Double-digit rise in prices on back of improving fundamentals, not speculation - Standard Chartered
Dubai's housing market is growing on the back of improving fundamentals with low off-plan sales, according to a new report by Standard Chartered.
It said the improvement in real estate prices - reportedly up by more than 30 percent for apartments over the past year - was not caused by speculators in the market.
The bank's report said this, alongside increasing real estate regulation, differentiated the price rally from the one in 2008.
Factors enabling this improvement included Dubai’s growing economy, an increasing population, and the prospect of the city hosting the World Expo 2020, said the report, adding that these limited the possibility of a new real estate bubble.
The report said in the past twelve months, residential prices in Dubai have increased by 38 percent for apartments and 24 percent for villas while rents have risen 20 percent and 17 percent respectively.
"The key difference between the real estate market in 2008 and in 2013 is off-plan sales. Flipping of off-plan properties was the main reason behind the previous boom-and-bust cycle. Authorities are deploying efforts to ensure that off-plan sales are controlled," the report said.
It added that the market has particularly benefitted from the two new property-related laws drafted by the Dubai Land Department - the Investor Protection Law and the Code of Corporate Governance for Developers.
"We expect housing-market supply to grow at the same pace as demand, with new projects being launched in a more planned and controlled manner than in the past," the report added.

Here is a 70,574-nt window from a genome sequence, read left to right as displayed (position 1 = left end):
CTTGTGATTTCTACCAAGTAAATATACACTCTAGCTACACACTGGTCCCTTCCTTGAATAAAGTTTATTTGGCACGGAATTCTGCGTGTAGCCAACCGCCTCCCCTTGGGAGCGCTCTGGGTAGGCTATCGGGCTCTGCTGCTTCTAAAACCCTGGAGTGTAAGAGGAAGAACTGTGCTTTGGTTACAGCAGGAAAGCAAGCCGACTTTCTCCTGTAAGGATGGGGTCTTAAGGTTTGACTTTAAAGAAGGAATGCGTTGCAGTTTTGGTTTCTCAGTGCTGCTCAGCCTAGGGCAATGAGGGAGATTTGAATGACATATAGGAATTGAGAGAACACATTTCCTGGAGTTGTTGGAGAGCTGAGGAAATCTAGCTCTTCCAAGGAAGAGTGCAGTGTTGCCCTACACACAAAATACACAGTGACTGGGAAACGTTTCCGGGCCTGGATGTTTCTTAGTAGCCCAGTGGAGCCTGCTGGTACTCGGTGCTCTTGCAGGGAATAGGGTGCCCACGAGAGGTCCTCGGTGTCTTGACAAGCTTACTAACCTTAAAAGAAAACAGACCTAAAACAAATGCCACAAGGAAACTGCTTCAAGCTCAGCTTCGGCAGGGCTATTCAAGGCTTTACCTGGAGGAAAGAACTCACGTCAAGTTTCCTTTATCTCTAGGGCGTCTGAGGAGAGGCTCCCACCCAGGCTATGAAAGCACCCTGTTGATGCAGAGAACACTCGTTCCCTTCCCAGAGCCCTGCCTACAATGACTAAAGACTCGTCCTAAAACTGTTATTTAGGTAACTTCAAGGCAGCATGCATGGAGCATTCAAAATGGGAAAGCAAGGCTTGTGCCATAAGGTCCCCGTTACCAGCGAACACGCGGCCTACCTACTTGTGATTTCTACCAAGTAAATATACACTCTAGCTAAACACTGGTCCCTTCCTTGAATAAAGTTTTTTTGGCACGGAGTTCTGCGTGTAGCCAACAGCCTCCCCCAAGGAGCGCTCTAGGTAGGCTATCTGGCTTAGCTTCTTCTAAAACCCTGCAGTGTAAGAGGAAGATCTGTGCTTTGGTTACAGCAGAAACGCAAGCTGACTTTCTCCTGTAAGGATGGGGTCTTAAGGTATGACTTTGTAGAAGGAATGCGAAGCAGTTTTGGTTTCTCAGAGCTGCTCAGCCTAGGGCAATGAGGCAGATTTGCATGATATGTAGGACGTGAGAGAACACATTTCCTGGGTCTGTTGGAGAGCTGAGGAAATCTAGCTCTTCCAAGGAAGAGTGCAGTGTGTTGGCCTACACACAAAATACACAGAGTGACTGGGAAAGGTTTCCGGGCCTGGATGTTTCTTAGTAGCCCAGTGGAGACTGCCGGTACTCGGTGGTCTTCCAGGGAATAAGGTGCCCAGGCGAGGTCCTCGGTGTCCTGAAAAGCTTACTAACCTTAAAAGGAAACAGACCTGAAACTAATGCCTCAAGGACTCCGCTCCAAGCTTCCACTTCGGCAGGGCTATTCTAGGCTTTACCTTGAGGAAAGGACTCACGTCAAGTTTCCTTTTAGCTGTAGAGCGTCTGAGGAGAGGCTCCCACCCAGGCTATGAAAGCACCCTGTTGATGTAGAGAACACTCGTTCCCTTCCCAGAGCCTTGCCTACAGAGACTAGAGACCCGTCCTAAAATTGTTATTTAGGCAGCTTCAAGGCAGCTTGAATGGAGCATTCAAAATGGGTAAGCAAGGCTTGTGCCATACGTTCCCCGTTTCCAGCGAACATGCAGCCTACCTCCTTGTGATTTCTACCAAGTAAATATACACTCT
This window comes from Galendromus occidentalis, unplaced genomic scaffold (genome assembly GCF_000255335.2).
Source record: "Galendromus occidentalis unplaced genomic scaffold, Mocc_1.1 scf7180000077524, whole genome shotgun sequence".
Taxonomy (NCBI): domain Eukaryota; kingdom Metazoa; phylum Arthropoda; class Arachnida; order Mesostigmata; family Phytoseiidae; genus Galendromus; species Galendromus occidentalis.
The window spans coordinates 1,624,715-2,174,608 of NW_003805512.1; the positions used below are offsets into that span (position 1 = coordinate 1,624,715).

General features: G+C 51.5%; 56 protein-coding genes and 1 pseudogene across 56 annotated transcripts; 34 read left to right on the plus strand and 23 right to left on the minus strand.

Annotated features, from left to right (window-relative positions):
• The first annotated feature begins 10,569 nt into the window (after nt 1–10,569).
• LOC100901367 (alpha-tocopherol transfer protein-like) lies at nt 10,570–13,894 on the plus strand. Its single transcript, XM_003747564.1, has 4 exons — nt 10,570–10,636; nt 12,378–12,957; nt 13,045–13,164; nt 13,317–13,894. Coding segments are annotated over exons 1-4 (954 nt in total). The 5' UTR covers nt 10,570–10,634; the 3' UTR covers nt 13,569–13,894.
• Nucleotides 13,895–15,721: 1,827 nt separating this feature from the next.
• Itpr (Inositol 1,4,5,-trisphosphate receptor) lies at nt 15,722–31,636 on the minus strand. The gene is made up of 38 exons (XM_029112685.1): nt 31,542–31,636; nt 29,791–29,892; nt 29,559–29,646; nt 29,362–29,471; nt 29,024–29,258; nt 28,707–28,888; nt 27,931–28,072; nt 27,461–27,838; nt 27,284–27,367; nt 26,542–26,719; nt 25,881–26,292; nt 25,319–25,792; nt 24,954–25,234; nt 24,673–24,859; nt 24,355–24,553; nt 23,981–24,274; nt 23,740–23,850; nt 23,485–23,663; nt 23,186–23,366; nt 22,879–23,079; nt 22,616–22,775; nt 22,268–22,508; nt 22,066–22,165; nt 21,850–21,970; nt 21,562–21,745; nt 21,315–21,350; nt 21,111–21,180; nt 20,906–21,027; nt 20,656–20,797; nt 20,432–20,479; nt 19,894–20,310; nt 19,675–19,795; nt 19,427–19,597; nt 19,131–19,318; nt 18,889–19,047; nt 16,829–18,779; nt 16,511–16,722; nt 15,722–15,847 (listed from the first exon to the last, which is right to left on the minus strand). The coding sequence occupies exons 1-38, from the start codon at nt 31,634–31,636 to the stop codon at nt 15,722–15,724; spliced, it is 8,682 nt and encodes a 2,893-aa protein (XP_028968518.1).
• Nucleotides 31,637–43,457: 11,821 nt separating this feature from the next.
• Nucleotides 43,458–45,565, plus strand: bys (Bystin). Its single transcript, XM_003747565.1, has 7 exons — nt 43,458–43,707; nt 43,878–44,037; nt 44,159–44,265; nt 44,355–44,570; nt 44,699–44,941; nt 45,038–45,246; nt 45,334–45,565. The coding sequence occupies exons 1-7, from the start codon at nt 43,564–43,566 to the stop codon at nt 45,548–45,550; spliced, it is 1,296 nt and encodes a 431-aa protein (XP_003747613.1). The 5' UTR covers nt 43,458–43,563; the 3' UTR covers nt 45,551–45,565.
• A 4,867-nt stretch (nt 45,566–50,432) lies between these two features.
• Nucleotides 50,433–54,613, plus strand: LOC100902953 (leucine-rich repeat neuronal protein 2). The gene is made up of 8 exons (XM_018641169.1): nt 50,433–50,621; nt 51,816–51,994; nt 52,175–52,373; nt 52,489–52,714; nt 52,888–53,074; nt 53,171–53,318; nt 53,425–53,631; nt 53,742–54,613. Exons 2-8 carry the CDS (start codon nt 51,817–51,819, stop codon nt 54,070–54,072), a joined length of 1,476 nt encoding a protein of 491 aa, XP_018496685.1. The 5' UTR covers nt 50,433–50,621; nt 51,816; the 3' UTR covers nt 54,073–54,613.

“This commitment towards improving and strengthening corporate governance practices by protecting property rights has helped gain new investors and maintain existing ones. Stakeholders such as home-owners and tenants have regained confidence in the real estate sector, as reflected in the recovery of market prices,” said Standard Chartered.
Dubai’s housing market is comprised of 417,900 apartments and 62,000 villas. Residential supply has been growing at an average compound rate of around 8 percent. By the end of 2013, supply should increase by 19,400 apartments and 3,400 villas, assuming there are no delays in construction schedules.
Dubai’s property market was hit hard after the global financial crisis, with prices plummeting around 60 percent in 2009 and 2010.
Recently, the IMF has warned that the Dubai property market is again starting to display early indications of another bubble.
But Standard Chartered's report concluded: “Right now, we conclude that there are no serious indications of a speculative bubble in the housing market.”